Personally I think that there is a good chance that the earth is warming. It could be a natural cycle that humans have nothing to do with, but it could also be caused by industrialization (it seems to me that property rights concerning stuff like pollution are horribly created and enforced because they tend to come from a central planning authority – legislation – rather than from a decentralized process – judge-made law – and that therefore the potential for industrial pollution to wreck havoc is fairly good at this point).

      On the other hand, the global warming/climate change camp has been extremely dishonest and condescending to those who would try to debate the strengths and weaknesses of its arguments. This attitude, I think, is extremely telling.

  4. “On the other hand, the global warming/climate change camp has been extremely dishonest and condescending to those who would try to debate the strengths and weaknesses of its arguments. This attitude, I think, is extremely telling.”

    Not condescending enough in my opinion. I don’t bother to ‘debate’ with climate change deniers any more than I would deign to ‘debate’ with creationists.

  5. An excellent rebuttal, Brandon, good presence of mind!

    OK, Terry, You don’t bother to debate with your intellectual inferiors who are skeptical of claims that would lead to de-industrialization if believed Since we come from the same mold, I am still curious: How about the “97% of scientists…”? Is this part of the package? Not an invitation to debate, just a question. It can be answered tersely, even dismissively.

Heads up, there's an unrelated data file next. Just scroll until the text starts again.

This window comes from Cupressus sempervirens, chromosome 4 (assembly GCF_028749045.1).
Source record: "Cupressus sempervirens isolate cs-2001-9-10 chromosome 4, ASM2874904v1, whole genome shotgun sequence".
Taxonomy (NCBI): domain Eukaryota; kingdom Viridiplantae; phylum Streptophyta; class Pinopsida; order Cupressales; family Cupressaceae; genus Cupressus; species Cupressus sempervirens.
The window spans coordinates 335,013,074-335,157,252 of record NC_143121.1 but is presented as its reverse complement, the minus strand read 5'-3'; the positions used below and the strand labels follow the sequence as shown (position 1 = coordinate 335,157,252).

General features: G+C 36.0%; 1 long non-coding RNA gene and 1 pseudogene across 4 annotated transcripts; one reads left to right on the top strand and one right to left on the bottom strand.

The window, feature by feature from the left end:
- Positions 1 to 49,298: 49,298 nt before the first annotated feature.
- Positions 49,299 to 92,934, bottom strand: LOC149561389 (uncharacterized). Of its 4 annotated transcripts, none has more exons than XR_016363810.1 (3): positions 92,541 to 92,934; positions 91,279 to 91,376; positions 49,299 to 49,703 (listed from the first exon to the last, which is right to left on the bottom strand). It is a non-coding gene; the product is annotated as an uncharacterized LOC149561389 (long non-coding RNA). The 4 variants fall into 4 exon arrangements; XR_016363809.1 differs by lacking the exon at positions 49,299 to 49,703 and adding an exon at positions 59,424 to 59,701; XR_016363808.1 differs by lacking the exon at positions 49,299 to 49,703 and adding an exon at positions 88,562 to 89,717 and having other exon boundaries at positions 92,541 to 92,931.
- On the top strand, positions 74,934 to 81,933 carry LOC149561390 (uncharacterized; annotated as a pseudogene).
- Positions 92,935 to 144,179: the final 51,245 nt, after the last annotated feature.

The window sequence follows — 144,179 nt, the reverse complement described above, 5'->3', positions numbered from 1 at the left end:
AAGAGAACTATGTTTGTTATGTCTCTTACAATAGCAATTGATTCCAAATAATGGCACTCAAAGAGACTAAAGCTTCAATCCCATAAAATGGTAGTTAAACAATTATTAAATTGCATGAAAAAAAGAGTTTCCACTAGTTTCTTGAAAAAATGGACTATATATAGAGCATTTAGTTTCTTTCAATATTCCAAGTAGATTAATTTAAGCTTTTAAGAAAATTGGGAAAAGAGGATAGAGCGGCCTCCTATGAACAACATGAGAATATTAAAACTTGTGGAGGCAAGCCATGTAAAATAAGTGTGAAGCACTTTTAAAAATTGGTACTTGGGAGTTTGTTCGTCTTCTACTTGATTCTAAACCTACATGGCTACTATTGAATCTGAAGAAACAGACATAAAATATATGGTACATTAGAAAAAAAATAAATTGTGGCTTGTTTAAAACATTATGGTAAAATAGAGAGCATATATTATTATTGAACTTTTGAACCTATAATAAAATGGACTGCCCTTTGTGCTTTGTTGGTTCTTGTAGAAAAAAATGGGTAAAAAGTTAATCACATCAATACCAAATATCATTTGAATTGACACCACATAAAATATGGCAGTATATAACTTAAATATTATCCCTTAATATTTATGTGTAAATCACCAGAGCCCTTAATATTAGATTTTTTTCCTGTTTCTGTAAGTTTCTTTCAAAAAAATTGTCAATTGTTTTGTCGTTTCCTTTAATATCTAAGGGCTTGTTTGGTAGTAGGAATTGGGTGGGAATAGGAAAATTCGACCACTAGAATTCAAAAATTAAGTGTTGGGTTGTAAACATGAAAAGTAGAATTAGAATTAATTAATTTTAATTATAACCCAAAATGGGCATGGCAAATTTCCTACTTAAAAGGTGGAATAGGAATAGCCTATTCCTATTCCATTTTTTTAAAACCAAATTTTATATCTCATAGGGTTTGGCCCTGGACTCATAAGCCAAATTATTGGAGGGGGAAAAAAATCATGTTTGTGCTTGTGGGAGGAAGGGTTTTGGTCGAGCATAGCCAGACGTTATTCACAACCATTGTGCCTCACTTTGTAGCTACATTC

6. I don’t know about everyone that might use that number. NASA does on its website and it references these sources.

    W. R. L. Anderegg, “Expert Credibility in Climate Change,” Proceedings of the National Academy of Sciences Vol. 107 No. 27, 12107-12109 (21 June 2010); DOI: 10.1073/pnas.1003187107.

    P. T. Doran & M. K. Zimmerman, “Examining the Scientific Consensus on Climate Change,” Eos Transactions American Geophysical Union Vol. 90 Issue 3 (2009), 22; DOI: 10.1029/2009EO030002.

    N. Oreskes, “Beyond the Ivory Tower: The Scientific Consensus on Climate Change,” Science Vol. 306 no. 5702, p. 1686 (3 December 2004); DOI: 10.1126/science.1103618.

    Now the Proceedings of the National Academy of Sciences is not a double-blind peer reviewed journal but it certainly has credibility and gravitas [well except for teapublicans, internet cranks, creationists, and other wingnuts]. The other two fit your [when convenient] criteria and Science is one of the premier journals in the world.

    If you had better work habits you could look over the cites above, they’re not very long. You could examine their methodology and look for flaws.
    Alternatively, you could cite other published work showing different results.

    Oh wait. You and Warren believe that scientific publications are all fraudulent, the result of greedy scientists grifting money from the public teat. What about that Higg’s boson scam, what a hoot eh?